Avapritinib Provided Greater Benefit Than Other Tyrosine Kinase Inhibitors for Mutated Gastrointestinal Stromal Tumors

Dr. von Mehren, chief of the Division of Sarcoma Medical Oncology and lead author of the study
Dr. von Mehren, chief of the Division of Sarcoma Medical Oncology and lead author of the study

PHILADELPHIA (May 18, 2021)—Data from a new study by researchers at Fox Chase Cancer show that avapritinib, a platelet-derived growth factor receptor A (PDGFRA) inhibitor, has a “clinically meaningful benefit” for the treatment of gastrointestinal stromal tumors (GIST) with PDGFRA D842V mutations.

According to lead author Margaret von Mehren, MD, chief of the Division of Sarcoma Medical Oncology and professor in the Department of Hematology/Oncology at Fox Chase, PDGFRA mutations occur in about 10% to 15% of GISTs and D842V is the most common PDGFRA mutation.

“Until the Food and Drug Administration approval of avapritinib, we did not have a drug that was effective against this mutation,” von Mehren said. “If these patients had their disease return, we had no real therapeutic options apart from attempting surgery or enrolling in a clinical trial.”

She and her colleagues conducted the retrospective study in patients with unresectable or metastatic PDGFRA D842V mutations and compared their outcomes to those enrolled in the recently published NAVIGATOR trial. They compared the efficacy of avapritinib with that of several other previously approved tyrosine kinase inhibitors (TKIs) that have been shown to lack activity against this mutation.

The study included 56 patients treated with avapritinib in NAVIGATOR and 19 patients treated with other TKIs. The median overall survival for patients treated with avapritinib was not reached; patients treated with other TKIs had a median overall survival of 12.6 months. The overall survival rate at 6 and 48 months was 100% and 63% for avapritinib, and 56% and 17% for the other TKIs.  

Adjusted and unadjusted progression-free survival rates were also longer for patients treated with avapritinib, the data showed.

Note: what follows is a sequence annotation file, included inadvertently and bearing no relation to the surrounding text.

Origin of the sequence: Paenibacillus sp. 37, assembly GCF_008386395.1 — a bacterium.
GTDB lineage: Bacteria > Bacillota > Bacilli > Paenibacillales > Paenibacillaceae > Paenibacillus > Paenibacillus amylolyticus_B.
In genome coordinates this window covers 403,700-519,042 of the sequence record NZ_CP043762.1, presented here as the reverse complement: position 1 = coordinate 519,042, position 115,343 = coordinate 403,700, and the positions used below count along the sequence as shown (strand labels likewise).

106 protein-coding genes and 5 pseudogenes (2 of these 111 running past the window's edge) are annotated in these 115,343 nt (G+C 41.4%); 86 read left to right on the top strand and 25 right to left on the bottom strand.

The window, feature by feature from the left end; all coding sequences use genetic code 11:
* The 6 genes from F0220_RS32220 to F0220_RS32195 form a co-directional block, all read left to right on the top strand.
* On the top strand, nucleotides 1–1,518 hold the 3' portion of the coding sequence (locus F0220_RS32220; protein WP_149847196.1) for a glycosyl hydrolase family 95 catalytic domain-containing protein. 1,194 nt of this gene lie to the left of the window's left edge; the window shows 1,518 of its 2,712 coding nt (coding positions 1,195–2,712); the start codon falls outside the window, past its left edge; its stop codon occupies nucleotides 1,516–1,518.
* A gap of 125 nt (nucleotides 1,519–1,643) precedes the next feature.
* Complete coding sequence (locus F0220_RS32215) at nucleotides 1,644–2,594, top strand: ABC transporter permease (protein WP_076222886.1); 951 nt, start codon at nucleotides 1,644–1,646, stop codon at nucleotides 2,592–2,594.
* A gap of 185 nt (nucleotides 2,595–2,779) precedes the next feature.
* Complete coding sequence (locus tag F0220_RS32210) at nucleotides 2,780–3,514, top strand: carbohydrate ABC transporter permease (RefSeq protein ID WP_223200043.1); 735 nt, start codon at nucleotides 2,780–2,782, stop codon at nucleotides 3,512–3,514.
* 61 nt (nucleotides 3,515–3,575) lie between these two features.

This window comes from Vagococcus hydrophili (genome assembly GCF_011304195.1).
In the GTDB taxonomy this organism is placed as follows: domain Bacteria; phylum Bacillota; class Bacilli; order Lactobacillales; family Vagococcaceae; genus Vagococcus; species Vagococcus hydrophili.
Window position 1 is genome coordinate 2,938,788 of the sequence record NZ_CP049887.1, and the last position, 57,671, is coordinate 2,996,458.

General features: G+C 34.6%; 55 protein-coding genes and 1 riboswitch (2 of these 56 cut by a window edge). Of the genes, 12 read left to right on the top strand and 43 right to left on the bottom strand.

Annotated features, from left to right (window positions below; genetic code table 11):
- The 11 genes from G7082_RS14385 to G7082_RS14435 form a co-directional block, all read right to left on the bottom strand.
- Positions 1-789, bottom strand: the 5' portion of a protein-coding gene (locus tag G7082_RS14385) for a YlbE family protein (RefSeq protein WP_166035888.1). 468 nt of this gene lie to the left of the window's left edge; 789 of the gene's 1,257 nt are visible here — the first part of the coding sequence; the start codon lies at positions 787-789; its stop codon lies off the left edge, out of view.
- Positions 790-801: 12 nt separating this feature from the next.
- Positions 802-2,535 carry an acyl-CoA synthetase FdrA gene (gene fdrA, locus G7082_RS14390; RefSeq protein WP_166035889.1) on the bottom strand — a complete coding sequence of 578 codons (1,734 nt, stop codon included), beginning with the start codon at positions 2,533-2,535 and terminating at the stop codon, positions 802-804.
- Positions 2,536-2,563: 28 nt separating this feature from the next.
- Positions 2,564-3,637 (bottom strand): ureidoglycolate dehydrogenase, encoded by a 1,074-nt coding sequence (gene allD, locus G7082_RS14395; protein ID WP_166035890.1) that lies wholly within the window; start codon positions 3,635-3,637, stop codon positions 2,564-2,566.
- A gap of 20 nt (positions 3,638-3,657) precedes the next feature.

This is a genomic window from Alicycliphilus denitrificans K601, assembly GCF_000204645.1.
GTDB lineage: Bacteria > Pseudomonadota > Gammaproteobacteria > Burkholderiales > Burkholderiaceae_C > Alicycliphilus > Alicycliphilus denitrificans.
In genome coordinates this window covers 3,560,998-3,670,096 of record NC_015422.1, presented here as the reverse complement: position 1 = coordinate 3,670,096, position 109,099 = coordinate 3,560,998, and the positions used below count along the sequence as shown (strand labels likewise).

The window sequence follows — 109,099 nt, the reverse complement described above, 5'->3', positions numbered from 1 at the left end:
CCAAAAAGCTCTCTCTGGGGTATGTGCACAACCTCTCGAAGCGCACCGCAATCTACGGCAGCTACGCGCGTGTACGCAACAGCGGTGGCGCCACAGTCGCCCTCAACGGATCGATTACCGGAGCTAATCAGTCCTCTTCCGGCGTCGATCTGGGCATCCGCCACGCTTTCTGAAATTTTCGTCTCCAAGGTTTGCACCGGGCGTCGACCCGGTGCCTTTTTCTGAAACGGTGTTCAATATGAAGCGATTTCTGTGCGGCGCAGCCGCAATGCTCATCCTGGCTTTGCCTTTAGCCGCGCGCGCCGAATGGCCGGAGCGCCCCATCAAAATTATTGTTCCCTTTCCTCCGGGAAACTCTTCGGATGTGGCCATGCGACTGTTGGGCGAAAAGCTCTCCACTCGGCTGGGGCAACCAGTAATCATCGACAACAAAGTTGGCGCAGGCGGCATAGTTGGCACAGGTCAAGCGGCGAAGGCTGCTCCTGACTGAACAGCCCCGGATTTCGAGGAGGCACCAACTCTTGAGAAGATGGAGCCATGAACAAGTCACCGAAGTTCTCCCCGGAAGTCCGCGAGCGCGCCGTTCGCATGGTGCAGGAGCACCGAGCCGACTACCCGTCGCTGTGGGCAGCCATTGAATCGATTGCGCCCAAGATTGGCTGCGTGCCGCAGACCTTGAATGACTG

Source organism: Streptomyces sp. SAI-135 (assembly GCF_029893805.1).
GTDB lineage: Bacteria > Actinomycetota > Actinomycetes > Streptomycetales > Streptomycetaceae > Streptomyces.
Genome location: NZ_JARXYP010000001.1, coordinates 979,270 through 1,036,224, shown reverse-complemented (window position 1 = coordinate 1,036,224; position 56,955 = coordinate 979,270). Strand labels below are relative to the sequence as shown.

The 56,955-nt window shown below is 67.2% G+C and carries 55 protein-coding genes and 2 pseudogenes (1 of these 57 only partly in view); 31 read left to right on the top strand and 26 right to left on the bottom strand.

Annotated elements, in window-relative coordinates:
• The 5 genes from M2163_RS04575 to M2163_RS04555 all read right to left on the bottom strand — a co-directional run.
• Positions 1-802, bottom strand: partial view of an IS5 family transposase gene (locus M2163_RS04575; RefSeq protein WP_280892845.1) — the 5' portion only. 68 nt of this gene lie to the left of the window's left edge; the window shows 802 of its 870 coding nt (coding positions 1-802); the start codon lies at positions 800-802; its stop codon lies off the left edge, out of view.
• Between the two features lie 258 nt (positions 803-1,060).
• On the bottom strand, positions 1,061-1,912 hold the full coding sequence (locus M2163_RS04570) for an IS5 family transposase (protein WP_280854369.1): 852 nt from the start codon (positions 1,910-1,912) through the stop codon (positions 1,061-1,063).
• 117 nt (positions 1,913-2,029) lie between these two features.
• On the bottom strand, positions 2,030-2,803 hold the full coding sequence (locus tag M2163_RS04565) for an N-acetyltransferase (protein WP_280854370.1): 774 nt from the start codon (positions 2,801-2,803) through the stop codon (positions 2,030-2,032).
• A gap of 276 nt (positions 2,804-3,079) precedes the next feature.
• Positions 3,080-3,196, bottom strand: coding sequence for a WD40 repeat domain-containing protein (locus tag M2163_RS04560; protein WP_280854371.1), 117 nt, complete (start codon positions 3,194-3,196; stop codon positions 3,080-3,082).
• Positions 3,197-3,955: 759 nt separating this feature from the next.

“We are never going to be able to do a randomized trial in patients with this specific mutation because it occurs in such a small number of patients and because information suggests that these other drugs do not work,” von Mehren said. “This study was another way to provide context to the outcomes we are seeing with avapritinib.”

She said that in the most recently published NAVIGATOR results, the median progression-free survival was nearly three years and the median overall survival was not yet reached.

“Our data demonstrated that there is truly a clinically meaningful benefit to this drug compared with the benefit derived from other drugs, even among what is likely a group of patients with potentially more severe disease,” von Mehren said.

Even acknowledging some of the limitations inherent in a retrospective study, this analysis should help confirm that avapritinib provides meaningful, durable disease control for patients with PDGFRA D842V mutations.

The study, “Clinical Efficacy Comparison of Avapritinib With Other Tyrosine Kinase Inhibitors in Gastrointestinal Stromal Tumors with PDGFRA D842V Mutation: A Retrospective Analysis of Clinical Trial and Real-World Data,” was published in BMC Cancer.

Fox Chase Cancer Center (Fox Chase), which includes the Institute for Cancer Research and the American Oncologic Hospital and is a part of Temple Health, is one of the leading comprehensive cancer centers in the United States. Founded in 1904 in Philadelphia as one of the nation’s first cancer hospitals, Fox Chase was also among the first institutions to be designated a National Cancer Institute Comprehensive Cancer Center in 1974. Fox Chase is also one of just 10 members of the Alliance of Dedicated Cancer Centers. Fox Chase researchers have won the highest awards in their fields, including two Nobel Prizes. Fox Chase physicians are also routinely recognized in national rankings, and the Center’s nursing program has received the Magnet recognition for excellence six consecutive times. Today, Fox Chase conducts a broad array of nationally competitive basic, translational, and clinical research, with special programs in cancer prevention, detection, survivorship, and community outreach. It is the policy of Fox Chase Cancer Center that there shall be no exclusion from, or participation in, and no one denied the benefits of, the delivery of quality medical care on the basis of race, ethnicity, religion, sexual orientation, gender, gender identity/expression, disability, age, ancestry, color, national origin, physical ability, level of education, or source of payment.

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